Speaking after seeing Shen Yun’s New York company at Lincoln Center Jan. 15, Mr. Alessandro said, “It made me vibrant, and it’s exciting and it’s something different and it keeps your interest.”
“Sometimes you can fall asleep with a show, but this doesn’t make me fall asleep, this keeps you going all the time,” he said.
Shen Yun features classical Chinese and ethnic dances performed with a live orchestra that combines a full gamut of Western instruments with select traditional Eastern instruments.
Performances always include mini-dramas from Chinese legends and or literature, and a few pieces that highlight contemporary China.
“I think the stories are beautiful, it shows the whole the Chinese culture and it’s well done,” Mr. Alessandro said.
Alessandro does volunteer immigration work for Chinese, which he said gives him a greater understanding of the significance of the injustices portrayed on stage. “It’s true, they arrest them for doing that exercise,” he said referring to Falun Gong, a traditional spiritual practice that was banned by China’s communist leaders in 1999.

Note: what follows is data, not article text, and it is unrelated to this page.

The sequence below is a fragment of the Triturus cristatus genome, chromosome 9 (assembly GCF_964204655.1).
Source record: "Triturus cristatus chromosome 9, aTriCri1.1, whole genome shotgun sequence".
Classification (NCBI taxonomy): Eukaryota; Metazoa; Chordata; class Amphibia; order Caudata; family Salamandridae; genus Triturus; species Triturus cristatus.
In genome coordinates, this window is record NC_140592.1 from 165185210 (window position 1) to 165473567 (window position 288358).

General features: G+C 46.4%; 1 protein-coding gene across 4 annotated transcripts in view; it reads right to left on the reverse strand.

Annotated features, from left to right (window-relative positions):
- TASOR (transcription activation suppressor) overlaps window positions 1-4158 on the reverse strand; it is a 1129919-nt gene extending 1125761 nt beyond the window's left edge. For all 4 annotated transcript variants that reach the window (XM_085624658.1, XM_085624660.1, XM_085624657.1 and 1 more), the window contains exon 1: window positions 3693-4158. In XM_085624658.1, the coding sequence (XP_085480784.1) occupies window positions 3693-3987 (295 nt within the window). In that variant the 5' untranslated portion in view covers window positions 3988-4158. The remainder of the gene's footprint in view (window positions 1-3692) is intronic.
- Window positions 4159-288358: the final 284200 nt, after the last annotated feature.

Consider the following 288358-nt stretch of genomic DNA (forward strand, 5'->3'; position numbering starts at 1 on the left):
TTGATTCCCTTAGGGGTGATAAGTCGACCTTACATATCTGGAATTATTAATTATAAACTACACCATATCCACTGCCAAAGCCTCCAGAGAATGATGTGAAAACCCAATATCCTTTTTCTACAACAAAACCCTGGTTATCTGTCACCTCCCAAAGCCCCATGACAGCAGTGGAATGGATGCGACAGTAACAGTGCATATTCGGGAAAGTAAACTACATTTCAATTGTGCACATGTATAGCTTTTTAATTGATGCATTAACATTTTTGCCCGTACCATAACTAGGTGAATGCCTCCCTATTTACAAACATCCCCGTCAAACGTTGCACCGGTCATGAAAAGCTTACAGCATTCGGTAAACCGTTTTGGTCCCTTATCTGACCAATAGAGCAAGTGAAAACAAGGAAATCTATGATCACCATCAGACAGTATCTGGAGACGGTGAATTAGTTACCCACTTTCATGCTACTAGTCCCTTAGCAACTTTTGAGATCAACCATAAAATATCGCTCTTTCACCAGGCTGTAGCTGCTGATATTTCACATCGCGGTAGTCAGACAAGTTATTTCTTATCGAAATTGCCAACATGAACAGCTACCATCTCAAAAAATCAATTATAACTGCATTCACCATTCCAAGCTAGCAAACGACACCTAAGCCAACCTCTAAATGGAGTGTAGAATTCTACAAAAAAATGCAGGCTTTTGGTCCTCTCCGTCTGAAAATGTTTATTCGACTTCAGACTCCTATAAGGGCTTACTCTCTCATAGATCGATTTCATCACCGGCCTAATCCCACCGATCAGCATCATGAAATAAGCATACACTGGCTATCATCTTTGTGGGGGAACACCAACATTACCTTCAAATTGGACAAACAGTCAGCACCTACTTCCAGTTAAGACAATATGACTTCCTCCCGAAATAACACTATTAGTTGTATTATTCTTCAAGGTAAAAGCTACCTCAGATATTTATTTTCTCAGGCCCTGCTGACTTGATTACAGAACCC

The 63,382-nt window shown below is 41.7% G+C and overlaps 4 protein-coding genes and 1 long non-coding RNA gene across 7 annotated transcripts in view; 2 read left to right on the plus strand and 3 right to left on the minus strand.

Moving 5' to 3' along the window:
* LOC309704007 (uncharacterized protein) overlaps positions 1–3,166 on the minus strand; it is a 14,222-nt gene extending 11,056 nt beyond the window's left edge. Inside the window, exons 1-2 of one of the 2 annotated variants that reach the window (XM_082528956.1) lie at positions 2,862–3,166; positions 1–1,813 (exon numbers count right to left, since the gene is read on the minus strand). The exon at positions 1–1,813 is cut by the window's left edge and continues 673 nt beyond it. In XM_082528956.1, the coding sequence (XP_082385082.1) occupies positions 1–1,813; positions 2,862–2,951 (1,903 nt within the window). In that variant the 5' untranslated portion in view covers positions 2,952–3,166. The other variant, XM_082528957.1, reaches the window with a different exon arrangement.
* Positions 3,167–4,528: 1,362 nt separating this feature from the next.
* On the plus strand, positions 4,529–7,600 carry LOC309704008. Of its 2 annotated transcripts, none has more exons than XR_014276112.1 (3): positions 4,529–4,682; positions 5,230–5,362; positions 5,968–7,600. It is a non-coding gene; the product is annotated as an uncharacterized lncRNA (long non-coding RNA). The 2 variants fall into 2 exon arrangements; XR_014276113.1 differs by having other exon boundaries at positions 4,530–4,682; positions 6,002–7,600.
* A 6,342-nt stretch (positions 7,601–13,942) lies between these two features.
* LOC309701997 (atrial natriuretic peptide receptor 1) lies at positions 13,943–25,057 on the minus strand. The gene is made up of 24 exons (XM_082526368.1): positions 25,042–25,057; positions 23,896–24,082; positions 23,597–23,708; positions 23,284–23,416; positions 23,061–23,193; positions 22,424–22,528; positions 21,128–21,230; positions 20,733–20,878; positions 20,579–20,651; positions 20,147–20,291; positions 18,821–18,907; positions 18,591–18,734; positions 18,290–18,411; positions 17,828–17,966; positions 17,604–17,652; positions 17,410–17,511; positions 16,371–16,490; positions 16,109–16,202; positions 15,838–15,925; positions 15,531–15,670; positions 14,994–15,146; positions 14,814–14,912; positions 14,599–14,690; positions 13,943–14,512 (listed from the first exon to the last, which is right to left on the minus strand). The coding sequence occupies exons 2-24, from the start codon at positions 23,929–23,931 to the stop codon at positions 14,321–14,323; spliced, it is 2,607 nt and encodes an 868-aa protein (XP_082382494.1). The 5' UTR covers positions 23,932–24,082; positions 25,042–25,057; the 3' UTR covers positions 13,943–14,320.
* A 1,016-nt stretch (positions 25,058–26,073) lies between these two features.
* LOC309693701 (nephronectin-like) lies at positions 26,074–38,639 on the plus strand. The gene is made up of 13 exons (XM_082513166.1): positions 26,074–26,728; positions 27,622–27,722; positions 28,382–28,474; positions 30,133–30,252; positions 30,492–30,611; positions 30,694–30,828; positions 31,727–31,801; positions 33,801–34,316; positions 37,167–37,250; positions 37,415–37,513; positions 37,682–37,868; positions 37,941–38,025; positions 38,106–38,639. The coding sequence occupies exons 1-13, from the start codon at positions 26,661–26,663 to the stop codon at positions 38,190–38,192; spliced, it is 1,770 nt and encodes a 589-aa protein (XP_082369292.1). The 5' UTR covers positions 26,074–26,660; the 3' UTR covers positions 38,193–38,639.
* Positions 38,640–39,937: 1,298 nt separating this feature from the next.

Mr. Alessandro attended this year’s Shen Yun performance by himself because his wife, who “used to love this” recently passed away.
“It’s unique, it’s colorful, and it’s different every year, it’s not the same thing repeated,” he said, adding that he plans to come again.
“I’ll be here next year,” he said.
Reporting by NTD Television and June Fakkert
New York-based Shen Yun Performing Arts has four touring companies that perform simultaneously around the world. For more information, visit Shen Yun Performing Arts.
The Epoch Times considers Shen Yun Performing Arts the significant cultural event of our time. We have proudly covered audience reactions since Shen Yun’s inception in 2006.